Why I Love It

Publisher’s Perspective

Publishers have been relying on CPM, PPC and affiliate advertising, among others, but ThingLink opens up new revenue opportunities to anyone with a blog.  With the Savalanche and Amazon Associates partnerships, any publisher now has a checkout window within his or her blog.  Adding a layer of point-of-sale functionality to images will allow established affiliate partnerships to become much cozier, and it gives some leverage to publishers who would like to try some affiliate marketing. 

Fashion blogs, lifestyle blogs, you name it—every image you put on your site can now be a surface for advertisements.  If you’re a hotel and you want to give visitors to your site a unique experience, how about something like I’ve done below.  (Links are not for actual hotel products.)

 

You give anyone who visits your site the ability to buy your plush pillows or your Egyptian Cotton sheets—at once you make your brand seem more personal and you open yourself up to additional revenue streams.

Most importantly for publishers, every visitor becomes much more valuable.  As ThingLInk illustrates on its blog, the CTR for in-image advertisement links is between 1.5% and 5%: much higher conversion rates than the <1% CTR banner ads typically see.  In many cases the ThingLink number is 50X higher.  So for publishers who don’t choose to pursue affiliate marketing but prefer CPM campaigns, the number they demand can be much higher.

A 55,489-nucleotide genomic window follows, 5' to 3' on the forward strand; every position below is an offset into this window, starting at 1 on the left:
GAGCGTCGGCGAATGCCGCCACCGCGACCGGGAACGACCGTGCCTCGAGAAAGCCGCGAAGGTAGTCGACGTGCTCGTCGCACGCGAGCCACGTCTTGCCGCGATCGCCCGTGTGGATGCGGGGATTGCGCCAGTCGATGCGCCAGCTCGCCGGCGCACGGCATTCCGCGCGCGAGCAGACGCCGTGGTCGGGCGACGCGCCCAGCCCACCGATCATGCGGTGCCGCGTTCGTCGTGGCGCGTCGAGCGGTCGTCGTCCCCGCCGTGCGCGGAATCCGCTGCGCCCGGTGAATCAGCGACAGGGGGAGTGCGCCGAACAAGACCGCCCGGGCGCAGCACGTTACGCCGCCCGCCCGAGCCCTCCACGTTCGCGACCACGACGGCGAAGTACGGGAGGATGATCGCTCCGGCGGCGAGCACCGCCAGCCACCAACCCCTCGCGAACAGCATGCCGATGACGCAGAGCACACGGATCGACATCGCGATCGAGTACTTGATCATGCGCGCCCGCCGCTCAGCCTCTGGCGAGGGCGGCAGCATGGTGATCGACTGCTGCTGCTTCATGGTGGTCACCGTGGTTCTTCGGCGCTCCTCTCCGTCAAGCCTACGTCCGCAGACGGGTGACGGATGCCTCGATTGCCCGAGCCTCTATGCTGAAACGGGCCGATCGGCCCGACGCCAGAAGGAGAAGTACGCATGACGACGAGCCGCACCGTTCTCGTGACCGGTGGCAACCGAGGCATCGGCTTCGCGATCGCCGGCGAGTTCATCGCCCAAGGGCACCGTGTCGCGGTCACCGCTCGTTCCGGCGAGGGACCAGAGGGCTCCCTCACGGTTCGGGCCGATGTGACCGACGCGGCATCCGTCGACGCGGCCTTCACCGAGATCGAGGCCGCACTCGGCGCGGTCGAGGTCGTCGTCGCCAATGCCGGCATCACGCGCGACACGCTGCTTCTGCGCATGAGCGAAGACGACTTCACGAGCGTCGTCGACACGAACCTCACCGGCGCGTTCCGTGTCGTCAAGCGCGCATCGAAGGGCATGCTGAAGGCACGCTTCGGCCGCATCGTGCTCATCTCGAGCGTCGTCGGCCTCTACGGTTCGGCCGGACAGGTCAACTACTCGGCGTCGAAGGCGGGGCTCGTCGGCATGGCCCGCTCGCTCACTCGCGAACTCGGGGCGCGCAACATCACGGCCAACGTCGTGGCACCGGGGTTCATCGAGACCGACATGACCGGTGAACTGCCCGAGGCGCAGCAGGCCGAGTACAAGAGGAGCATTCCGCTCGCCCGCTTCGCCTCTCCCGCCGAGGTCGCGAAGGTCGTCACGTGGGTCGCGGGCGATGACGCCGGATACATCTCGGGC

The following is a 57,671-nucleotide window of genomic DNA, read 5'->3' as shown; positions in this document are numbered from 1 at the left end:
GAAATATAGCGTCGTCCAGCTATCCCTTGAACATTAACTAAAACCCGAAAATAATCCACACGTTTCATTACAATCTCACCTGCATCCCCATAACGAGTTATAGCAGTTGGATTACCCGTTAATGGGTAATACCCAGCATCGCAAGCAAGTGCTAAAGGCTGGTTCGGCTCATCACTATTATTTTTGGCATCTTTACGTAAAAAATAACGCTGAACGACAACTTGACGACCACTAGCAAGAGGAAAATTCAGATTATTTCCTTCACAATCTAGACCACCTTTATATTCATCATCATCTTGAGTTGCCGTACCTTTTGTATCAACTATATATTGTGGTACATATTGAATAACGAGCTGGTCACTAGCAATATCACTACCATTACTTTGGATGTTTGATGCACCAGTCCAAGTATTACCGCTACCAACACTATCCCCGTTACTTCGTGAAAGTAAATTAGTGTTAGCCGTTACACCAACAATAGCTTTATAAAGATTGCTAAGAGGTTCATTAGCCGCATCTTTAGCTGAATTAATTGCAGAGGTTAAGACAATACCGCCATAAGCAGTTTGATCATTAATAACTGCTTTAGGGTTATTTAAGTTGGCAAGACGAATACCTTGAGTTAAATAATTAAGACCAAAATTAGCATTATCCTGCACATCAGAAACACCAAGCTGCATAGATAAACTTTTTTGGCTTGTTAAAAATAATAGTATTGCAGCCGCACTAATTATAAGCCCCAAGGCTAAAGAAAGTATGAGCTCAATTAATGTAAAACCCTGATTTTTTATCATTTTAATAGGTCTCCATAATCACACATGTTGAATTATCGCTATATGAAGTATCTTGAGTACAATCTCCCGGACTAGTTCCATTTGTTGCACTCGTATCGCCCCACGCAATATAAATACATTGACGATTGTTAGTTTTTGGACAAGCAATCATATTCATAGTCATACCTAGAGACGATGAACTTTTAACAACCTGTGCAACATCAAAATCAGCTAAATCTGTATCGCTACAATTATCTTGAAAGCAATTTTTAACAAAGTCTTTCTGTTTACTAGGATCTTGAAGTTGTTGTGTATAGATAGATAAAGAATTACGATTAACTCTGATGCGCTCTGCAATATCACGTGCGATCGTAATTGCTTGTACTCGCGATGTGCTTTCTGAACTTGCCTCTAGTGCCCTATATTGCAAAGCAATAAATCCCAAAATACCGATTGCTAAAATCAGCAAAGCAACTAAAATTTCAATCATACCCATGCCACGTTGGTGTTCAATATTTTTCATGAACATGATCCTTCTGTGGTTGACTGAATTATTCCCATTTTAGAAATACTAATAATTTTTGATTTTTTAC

Also, musicians will absolutely love this product.  See below how the ThingLinkteam has enabled Youtube videos or SoundCloud songs to stream without navigating away from the photo.

Finally, ThingLink opens up all sorts of opportunities for destination branding.  Five minutes with Powerpoint and New Hampshire looks like someplace I’d consider visiting for some summer vacation time. (Though I’ve hardly done the idea justice.)  

This type of strategy could be employed by agencies with destination clients, or the destinations themselves could easily execute on something like this.  By making images interactive, ThingLink can bring something staid an entirely new life, and it’s all so easy to learn.